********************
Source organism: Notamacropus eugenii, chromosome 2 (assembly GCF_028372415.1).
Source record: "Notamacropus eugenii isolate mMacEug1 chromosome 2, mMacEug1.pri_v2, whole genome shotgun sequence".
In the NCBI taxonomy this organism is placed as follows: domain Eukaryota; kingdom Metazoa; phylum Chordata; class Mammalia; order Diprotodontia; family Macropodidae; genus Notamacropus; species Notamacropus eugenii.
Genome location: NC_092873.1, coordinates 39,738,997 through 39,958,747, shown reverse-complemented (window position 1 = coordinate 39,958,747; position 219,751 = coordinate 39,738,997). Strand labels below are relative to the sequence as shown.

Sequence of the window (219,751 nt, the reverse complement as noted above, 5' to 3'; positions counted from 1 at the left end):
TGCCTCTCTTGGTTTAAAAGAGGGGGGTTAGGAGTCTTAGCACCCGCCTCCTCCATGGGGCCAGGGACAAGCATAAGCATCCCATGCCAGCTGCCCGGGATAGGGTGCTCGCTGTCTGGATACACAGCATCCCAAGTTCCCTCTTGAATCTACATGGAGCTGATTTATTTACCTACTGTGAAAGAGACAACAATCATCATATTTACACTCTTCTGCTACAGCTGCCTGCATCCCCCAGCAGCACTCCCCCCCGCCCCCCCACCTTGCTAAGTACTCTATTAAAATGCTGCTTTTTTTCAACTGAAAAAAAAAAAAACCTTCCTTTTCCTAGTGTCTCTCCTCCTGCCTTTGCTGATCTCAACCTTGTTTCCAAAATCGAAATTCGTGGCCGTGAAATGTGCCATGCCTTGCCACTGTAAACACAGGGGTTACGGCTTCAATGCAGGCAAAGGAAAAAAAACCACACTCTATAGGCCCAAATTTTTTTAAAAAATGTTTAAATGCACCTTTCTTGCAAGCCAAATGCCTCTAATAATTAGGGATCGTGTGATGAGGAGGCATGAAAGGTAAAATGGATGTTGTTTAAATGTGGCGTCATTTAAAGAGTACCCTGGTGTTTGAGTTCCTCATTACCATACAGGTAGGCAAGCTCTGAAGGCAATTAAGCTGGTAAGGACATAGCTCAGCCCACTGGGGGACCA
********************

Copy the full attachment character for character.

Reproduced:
Source organism: Notamacropus eugenii, chromosome 2 (assembly GCF_028372415.1).
Source record: "Notamacropus eugenii isolate mMacEug1 chromosome 2, mMacEug1.pri_v2, whole genome shotgun sequence".
In the NCBI taxonomy this organism is placed as follows: domain Eukaryota; kingdom Metazoa; phylum Chordata; class Mammalia; order Diprotodontia; family Macropodidae; genus Notamacropus; species Notamacropus eugenii.
Genome location: NC_092873.1, coordinates 39,738,997 through 39,958,747, shown reverse-complemented (window position 1 = coordinate 39,958,747; position 219,751 = coordinate 39,738,997). Strand labels below are relative to the sequence as shown.

Sequence of the window (219,751 nt, the reverse complement as noted above, 5' to 3'; positions counted from 1 at the left end):
TGCCTCTCTTGGTTTAAAAGAGGGGGGTTAGGAGTCTTAGCACCCGCCTCCTCCATGGGGCCAGGGACAAGCATAAGCATCCCATGCCAGCTGCCCGGGATAGGGTGCTCGCTGTCTGGATACACAGCATCCCAAGTTCCCTCTTGAATCTACATGGAGCTGATTTATTTACCTACTGTGAAAGAGACAACAATCATCATATTTACACTCTTCTGCTACAGCTGCCTGCATCCCCCAGCAGCACTCCCCCCCGCCCCCCCACCTTGCTAAGTACTCTATTAAAATGCTGCTTTTTTTCAACTGAAAAAAAAAAAAACCTTCCTTTTCCTAGTGTCTCTCCTCCTGCCTTTGCTGATCTCAACCTTGTTTCCAAAATCGAAATTCGTGGCCGTGAAATGTGCCATGCCTTGCCACTGTAAACACAGGGGTTACGGCTTCAATGCAGGCAAAGGAAAAAAAACCACACTCTATAGGCCCAAATTTTTTTAAAAAATGTTTAAATGCACCTTTCTTGCAAGCCAAATGCCTCTAATAATTAGGGATCGTGTGATGAGGAGGCATGAAAGGTAAAATGGATGTTGTTTAAATGTGGCGTCATTTAAAGAGTACCCTGGTGTTTGAGTTCCTCATTACCATACAGGTAGGCAAGCTCTGAAGGCAATTAAGCTGGTAAGGACATAGCTCAGCCCACTGGGGGACCA